The Long Silencing of Women

Sometimes I think about this world, and all the problems we have and begin to wonder what kind of world it would be if women were considered truly equal to men.  Imagine all those gifted females throughout history who would have made amazing leaders, who would have made amazing scientists, scholars, inventors, who would have made amazing artists, performers, musicians and who were instead suppressed, killed, treated as property, relegated to one role only.  A society thrives on its intellectual capital.  How much have we lost?  We will never know.

And how much are we still losing?  Here are some important things to note about the state of women around the world:

Women are still very much treated like property.  It has only been in recent history that the dowry system has gone away in many parts of Europe and North America, but it is still quite prevalent in many countries.  The idea that a daughter’s family should have to pay, just to have their daughter become the property of a man, and that failure to give an adequate dowry ends in violence against the woman is deplorable.

If this was not dark enough, when it comes to women being treated as property one only has to look to human traffickingWomen make up 98% of all humans sold for bonded sex or labor.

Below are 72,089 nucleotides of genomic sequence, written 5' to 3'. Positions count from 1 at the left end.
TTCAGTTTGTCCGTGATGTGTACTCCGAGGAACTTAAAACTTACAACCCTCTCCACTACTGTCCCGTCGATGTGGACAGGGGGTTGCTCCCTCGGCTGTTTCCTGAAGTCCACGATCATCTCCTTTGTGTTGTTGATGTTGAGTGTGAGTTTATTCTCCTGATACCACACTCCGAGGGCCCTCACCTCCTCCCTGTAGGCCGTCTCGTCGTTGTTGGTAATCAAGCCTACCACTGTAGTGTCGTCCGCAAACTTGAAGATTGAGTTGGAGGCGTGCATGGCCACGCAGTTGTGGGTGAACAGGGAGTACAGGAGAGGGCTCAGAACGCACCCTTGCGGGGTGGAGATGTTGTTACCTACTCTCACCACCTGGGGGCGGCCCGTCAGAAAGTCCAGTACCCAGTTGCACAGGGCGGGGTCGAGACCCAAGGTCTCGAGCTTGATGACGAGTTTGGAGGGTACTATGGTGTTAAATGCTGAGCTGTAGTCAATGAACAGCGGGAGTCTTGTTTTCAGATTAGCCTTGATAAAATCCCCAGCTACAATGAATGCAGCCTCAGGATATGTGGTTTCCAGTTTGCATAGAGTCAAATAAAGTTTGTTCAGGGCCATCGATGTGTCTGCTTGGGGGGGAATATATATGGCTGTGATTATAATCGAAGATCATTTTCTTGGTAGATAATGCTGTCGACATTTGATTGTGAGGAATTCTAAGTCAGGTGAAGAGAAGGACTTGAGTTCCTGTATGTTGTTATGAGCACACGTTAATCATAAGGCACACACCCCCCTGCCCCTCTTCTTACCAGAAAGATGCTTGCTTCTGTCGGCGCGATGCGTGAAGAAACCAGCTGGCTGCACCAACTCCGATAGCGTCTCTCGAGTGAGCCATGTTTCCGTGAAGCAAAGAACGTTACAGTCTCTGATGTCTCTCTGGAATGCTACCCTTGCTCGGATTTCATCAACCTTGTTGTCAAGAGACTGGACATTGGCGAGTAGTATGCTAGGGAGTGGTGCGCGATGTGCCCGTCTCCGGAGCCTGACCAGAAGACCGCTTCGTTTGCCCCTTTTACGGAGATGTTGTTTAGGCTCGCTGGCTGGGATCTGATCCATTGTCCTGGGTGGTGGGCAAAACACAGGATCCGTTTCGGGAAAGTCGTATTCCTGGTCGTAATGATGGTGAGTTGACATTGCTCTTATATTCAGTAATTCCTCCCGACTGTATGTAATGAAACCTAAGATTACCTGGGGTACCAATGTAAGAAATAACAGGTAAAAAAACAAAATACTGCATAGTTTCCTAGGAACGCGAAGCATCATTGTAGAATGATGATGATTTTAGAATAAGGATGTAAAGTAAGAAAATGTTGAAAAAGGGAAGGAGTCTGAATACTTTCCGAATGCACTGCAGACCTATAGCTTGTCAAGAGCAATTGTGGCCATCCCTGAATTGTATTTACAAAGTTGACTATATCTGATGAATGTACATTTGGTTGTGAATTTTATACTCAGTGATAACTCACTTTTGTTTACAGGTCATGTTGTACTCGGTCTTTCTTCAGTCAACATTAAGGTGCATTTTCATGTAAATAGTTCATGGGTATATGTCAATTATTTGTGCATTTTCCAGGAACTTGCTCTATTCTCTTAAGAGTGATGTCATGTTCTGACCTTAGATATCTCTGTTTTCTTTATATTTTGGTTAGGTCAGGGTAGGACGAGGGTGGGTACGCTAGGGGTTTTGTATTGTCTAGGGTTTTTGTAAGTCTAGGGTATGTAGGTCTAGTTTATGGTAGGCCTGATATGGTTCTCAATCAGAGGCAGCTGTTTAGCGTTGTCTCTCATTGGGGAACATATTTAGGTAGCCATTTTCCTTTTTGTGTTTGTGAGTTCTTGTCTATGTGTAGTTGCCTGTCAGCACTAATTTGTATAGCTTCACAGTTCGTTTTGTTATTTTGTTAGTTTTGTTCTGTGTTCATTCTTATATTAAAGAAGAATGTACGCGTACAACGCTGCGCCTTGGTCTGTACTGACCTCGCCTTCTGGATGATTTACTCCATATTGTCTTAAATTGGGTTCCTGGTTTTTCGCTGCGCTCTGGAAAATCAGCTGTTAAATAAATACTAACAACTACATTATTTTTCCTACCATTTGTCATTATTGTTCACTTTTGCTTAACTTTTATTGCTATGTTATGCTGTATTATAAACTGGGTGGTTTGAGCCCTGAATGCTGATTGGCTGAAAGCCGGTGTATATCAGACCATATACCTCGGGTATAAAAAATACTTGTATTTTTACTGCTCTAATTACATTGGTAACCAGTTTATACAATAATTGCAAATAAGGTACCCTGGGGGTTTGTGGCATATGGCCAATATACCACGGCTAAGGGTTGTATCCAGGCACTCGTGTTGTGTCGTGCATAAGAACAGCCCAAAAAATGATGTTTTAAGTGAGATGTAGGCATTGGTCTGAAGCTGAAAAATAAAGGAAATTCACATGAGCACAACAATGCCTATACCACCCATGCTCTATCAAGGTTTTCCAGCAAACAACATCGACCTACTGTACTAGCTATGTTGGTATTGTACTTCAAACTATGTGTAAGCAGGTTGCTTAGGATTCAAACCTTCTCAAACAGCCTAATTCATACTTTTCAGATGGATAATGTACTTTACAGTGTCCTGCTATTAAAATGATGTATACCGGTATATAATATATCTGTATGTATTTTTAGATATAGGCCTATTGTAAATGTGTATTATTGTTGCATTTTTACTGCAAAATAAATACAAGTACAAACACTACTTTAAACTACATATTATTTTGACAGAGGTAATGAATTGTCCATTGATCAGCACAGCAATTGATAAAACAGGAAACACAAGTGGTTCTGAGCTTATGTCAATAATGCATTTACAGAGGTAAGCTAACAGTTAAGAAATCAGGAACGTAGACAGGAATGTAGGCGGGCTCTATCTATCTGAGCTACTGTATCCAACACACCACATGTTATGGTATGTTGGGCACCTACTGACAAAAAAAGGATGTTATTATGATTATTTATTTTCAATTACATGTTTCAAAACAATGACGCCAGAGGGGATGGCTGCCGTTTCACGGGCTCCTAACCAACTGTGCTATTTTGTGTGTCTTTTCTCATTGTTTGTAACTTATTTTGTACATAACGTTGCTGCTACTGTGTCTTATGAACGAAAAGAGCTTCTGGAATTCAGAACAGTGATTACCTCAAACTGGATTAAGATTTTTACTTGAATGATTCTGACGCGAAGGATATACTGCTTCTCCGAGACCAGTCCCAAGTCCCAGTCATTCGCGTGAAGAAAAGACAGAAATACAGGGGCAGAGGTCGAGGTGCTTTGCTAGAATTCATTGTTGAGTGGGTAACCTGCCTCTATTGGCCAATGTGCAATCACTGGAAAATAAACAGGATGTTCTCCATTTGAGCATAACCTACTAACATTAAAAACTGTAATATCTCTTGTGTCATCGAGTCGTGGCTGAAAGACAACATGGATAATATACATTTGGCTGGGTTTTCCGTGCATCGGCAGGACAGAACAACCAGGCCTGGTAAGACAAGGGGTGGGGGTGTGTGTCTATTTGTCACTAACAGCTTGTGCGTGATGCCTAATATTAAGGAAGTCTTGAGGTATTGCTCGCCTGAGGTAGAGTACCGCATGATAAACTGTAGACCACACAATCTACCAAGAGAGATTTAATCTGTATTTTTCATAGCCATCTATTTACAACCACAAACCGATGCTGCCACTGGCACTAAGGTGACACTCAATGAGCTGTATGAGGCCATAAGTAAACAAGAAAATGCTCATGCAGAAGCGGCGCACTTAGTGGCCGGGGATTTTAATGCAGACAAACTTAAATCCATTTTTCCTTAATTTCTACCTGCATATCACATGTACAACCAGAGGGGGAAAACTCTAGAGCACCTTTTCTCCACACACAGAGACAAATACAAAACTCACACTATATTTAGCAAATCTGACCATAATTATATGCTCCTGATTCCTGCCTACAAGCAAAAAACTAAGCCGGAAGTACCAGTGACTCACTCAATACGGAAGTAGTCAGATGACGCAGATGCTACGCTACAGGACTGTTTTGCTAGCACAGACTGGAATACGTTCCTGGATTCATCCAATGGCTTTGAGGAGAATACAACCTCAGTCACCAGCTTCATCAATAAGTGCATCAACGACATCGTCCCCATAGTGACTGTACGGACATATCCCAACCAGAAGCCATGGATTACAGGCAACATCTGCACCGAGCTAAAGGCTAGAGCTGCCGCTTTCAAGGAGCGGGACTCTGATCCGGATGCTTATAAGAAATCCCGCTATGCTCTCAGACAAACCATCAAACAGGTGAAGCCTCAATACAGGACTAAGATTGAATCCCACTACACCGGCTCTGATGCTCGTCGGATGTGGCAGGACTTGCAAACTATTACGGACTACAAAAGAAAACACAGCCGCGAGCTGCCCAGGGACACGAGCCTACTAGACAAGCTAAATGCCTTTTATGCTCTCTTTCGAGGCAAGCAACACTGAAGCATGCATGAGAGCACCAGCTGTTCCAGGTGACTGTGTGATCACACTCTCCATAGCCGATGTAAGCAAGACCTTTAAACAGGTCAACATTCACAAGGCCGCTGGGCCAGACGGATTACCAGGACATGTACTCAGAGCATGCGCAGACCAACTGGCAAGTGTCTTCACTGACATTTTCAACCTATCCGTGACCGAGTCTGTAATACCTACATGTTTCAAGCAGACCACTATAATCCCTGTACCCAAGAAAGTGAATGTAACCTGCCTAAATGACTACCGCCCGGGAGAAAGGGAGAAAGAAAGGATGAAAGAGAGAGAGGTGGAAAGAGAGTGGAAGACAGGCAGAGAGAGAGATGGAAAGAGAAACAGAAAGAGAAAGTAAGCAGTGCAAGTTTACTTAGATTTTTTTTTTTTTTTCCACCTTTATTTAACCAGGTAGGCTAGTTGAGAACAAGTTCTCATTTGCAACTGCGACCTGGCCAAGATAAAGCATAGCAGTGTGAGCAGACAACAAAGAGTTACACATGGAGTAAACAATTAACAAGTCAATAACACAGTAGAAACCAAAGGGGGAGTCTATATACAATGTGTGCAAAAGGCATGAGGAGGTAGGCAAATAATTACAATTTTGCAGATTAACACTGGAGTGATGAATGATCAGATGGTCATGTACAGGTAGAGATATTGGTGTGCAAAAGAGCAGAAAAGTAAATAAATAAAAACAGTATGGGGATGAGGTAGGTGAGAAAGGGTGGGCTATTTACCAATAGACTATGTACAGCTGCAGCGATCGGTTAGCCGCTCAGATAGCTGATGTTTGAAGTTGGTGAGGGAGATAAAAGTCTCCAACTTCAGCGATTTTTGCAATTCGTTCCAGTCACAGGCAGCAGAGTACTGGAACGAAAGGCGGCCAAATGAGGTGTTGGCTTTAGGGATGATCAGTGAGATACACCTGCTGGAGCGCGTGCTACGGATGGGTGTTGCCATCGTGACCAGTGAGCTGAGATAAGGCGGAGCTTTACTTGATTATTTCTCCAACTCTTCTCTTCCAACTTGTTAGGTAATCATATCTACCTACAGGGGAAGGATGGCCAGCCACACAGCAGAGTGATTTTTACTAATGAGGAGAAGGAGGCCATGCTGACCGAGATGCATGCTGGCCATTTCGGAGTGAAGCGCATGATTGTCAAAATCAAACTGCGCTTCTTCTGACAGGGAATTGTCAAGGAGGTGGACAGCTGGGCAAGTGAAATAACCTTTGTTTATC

When women are seen as objects or property rape is even more common place.  These rape statistics are truly horrible to read.  And if you want to get all picky on how hard it is to collect rape statistics and you don’t trust these numbers you can factor in a liberal margin of error and still be see some devastating numbers.  And the difficulty in ascertaining how common rape is, should give you more cause for alarm than less.  Darkness is much more successful remaining hidden than exposed.  Some highlights from the linked article (which is well referenced) is that somewhere between 60-99% of all rapes are committed by men, and 91% of rape victims are female.  Also 97% of rapists will never spend a day in jail, and to those who think there is a large amount of false rapes reported, this number ranges only between 0.7% and 8%.  So even by your most liberal margin of error the raping of women is far too common.  Especially given that it is estimated that only 40% of rapes are reported to authorities.  These statistics are largely just from North America where rape statistics are easier to gather. A U.N. study found that “worldwide, a whopping 25% of men (1 in 4) had raped someone in their lives. 1 in 10 (10%) had raped someone who wasn’t their partner.”